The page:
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Biol Lett. 2010 June 23; 6(3): 346–349.
Published online 2009 November 24. doi:  10.1098/rsbl.2009.0873
PMCID: PMC2880048

Ageing and thermal performance in the sub-Antarctic wingless fly Anatalanta aptera (Diptera: Sphaeroceridae): older is better


Senescence is a progressive biological process expressed in behavioural, morphological, physiological, biochemical and cellular age-related changes. Age-associated alterations in activity are regularly found in insects when examining whole-organism senescence over the adult lifespan. In addition, overall stress resistance usually decreases with senescence. In the present study, we measured the critical thermal minimum (CTmin) and the subsequent recovery period over the lifespan of the sub-Antarctic wingless fly, Anatalanta aptera. Experiments were conducted on males and females in seven age groups: newly emerged, 1.5-, 5-, 7-, 13-, 15- and 18-month-old adults. Surprisingly, CTmin decreased significantly with ageing in A. aptera, from −3.8 ± 0.5°C just after the emergence to −5.6 ± 0.7°C in the 18-month-old flies. The subsequent recovery period remained similar between the seven groups tested. Our unexpected results contradict the previous data collected in other insects. We have demonstrated for the first time that ageing may improve rather than impair locomotor activity during unfavourable thermal conditions. It raises questions and challenges the literature dealing with ageing. These fascinating results also question the underpinning mechanisms involved in the improvement of the thermal performance with ageing in A. aptera.

Keywords: senescence, CTmin, locomotor activity, fly, chill-coma recovery

1. Introduction

Senescence is an intrinsic and progressive biological process characterizing nearly all living organisms (Arking 2006). Some of the well-known consequences of ageing include increased homeostatic imbalance, decreased ability to respond to stress and increased risk of ageing-associated diseases. The probability of death exponentially increases as the organism ages (Tower 1996; Lin et al. 1998; Monaghan et al. 2008). In insects, most work dealing with ageing has been performed in Drosophila species. Whole-organism senescence over the adult lifespan has highlighted age-associated alterations in activity, such as reduced speed of locomotion and flight performance. This is probably a result of myofibril degeneration in flight muscles, as well as a decrease in the functional capacity of the mitochondria, and changes in the activity of several enzymes (see Grotewiel et al. 2005 for a review).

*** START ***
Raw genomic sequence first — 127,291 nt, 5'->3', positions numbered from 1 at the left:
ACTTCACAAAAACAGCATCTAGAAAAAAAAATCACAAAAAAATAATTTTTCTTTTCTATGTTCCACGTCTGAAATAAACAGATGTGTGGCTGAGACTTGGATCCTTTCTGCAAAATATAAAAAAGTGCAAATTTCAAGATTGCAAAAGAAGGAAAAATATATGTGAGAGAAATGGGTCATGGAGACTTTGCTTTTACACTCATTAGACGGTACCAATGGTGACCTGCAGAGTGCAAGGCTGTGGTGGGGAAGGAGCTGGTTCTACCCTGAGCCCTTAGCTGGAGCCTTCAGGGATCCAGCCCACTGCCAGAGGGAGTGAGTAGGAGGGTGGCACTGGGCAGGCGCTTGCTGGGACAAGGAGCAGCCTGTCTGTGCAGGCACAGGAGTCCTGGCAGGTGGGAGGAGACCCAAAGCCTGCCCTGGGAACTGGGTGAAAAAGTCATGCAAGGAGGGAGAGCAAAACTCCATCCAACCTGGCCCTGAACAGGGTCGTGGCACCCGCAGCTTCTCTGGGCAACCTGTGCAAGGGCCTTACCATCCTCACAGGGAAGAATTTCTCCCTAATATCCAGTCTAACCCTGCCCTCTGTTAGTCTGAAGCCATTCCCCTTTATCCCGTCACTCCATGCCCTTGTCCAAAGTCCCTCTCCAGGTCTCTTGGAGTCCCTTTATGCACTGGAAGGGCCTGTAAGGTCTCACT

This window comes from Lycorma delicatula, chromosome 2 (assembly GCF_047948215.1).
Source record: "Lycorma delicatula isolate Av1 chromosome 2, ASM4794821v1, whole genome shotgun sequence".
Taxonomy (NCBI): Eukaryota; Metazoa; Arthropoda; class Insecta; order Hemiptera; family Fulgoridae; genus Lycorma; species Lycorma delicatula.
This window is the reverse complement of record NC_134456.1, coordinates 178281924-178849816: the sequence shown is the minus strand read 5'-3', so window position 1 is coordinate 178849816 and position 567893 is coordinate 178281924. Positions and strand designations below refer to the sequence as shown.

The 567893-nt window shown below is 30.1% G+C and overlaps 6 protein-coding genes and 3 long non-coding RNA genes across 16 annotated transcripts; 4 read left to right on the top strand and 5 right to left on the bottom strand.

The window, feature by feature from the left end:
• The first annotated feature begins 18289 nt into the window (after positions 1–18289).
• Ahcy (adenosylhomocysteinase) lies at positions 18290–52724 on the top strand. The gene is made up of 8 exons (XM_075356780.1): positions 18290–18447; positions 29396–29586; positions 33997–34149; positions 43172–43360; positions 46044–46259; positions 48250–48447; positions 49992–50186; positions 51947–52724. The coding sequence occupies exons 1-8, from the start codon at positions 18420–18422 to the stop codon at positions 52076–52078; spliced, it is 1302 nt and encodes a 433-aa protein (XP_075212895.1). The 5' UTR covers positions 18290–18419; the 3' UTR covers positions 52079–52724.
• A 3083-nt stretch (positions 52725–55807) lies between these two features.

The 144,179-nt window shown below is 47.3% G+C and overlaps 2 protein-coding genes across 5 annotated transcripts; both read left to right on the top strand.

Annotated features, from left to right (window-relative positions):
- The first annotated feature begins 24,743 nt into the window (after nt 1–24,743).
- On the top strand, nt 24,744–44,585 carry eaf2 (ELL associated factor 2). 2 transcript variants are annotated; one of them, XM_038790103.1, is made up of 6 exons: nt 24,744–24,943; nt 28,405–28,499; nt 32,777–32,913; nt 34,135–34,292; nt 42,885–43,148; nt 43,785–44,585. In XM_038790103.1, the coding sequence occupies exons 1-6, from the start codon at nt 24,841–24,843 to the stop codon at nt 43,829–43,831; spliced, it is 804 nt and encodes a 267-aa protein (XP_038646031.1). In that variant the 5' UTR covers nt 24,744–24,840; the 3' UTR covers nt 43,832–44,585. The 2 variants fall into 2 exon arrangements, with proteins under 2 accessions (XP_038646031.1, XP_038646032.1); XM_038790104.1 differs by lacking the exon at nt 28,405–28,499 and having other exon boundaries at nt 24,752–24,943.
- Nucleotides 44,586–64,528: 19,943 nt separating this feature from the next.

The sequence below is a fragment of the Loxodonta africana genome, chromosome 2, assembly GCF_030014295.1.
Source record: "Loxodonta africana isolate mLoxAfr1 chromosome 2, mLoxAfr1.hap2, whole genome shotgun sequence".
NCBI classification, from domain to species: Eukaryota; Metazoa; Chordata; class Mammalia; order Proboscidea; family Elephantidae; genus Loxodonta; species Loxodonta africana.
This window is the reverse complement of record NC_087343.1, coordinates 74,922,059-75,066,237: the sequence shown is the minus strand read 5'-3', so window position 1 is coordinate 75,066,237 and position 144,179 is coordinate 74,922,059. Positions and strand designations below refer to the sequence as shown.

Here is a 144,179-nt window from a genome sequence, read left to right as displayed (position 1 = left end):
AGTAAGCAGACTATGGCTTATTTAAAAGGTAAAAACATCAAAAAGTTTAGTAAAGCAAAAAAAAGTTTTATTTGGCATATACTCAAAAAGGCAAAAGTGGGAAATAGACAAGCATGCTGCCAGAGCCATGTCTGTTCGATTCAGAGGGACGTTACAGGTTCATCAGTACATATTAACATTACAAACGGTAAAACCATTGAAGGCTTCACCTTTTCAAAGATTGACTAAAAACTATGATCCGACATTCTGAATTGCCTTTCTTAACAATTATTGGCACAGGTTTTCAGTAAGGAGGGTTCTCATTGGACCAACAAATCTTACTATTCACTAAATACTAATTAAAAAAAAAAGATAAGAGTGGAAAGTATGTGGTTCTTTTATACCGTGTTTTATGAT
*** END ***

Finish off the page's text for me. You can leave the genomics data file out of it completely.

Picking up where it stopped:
Although several aspects of senescence have been detected in insects, functional senescence, i.e. the monitoring of a function or a trait over the whole species lifespan, has been less frequently examined (Grotewiel et al. 2005). Unlike most dipteran species, whose adult lifespans usually range from days to months, the sub-Antarctic wingless fly, Anatalanta aptera Eaton (Diptera: Sphaeroceridae), represents an exceptional model that is characterized by unusual longevity. Under controlled conditions, adults can live for as long as two years and maintain their reproductive abilities throughout their adult life (Chevrier 1996). Anatalanta aptera is active year-round and occurs on several sub-Antarctic islands in the Indian Ocean (Crozet, Kerguelen and Heard Island; Vernon & Vannier 1996). These islands are characterized by a cold and windy climate without large seasonal thermal fluctuations (annual average temperatures ca 5°C). Adults of A. aptera should thus be characterized by an ability to maintain walking activities at relatively low temperatures.